One of the main features of C # 8.0 is the concept of invalid reference types, which represents a major change in how programmers can handle null data. We discuss how they work and how to use them.
What are invalid reference types?
There are two main types of variables in C #. Value types have fixed sizes, such as
bool. They are sent between functions by value and are usually stored on the stack ̵
Nullablestruct, value types can be made to support null data if you want that behavior.
RELATED: How does memory management work in C #?
The second type of type is reference types, which are larger objects without a fixed size, such as strings and lists. They are almost always stored on the stack, with the variable on the stack as a reference to the memory location.
The problem is that reference types can become zero. The variable that stores the site can be set to a null value, which is quite common, especially when dealing with data that is not guaranteed to be there, as optional questions in a web form. This is why .NET needs a junk collector to clean up items that no longer have any active credentials.
If you are a .NET programmer, you are definitely used to it zero control, this is where you manually check if something has gone zero before using it. This works well, and it is a very cheap operation to do, but in many cases it is unnecessary. For a reference type to be zero, it must either not have been initialized with a correct value or be assigned manually to the value of
variable = null;
Zero reference types are a new addition that essentially forces a difference between reference variables that can go zero and reference variables that cannot. It’s a breaking feature that’s likely to leave your code base with many warnings, so it’s something you need to enable manually. When it’s on, the compiler starts telling the difference between:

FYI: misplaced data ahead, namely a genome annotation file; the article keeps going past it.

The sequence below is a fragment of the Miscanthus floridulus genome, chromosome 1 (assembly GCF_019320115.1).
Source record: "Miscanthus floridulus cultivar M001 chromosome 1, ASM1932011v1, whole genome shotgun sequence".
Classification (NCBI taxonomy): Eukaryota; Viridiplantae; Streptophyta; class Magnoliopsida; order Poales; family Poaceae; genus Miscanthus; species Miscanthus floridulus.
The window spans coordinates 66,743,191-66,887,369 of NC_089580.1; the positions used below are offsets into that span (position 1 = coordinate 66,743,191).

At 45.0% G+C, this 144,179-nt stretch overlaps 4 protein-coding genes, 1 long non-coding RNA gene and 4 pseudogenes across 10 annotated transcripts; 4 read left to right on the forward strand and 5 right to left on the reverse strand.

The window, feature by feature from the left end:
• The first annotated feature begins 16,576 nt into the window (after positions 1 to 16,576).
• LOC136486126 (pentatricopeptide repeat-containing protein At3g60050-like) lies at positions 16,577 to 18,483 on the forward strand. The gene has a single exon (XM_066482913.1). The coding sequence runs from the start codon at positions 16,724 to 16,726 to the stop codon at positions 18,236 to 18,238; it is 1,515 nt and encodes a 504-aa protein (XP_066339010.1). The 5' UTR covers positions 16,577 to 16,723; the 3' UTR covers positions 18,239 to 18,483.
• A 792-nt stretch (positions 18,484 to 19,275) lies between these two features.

string?, which can be zero and retains “standard” behavior from previous versions, and
string, as can not be zero. It can never be null, because it must be given a default value and can never be set to null.
With the function activated, reference types will work in much the same way as value types – never become zero unless you tell the compiler that it can with
Type? syntax. Technically, “invalid reference types” are what C # has had forever, and the new feature is the invalid reference types that replace the old ones.
This simple function allows you to inform the compiler about your intentions for the variable. If you try to assign an invalid
string? value to a non-invalid
string variable, you get a warning that you are not handling null properly.
To resolve this warning, you must set the invalid value only after checking if it is not null. The compiler is smart and is aware of when and where the value can be zero. If you insert it into one
if (value != null) block, it will not give you a warning and will remind you that it is not zero when you use it.
Unlike invalid value types, invalid reference types are implicitly converted to their non-invalid equivalents, albeit with a warning.
You can use invalid reference types wherever you can use common types, whether it is as a local variable, fields or properties for classes and structures and input parameters for functions. If you try to convert them to non-null without checking, you will get an error.
How to enable Nullable Context
From Solution Explorer, right-click on your project and select “Edit Project File.” You may need to download it first to see this option.
If you use the older project format, you may need to manually override this with a directive at the top of each file:
If you do not want to enable alerts, you can use the “Annotation” context, which only displays notes when you hover over them.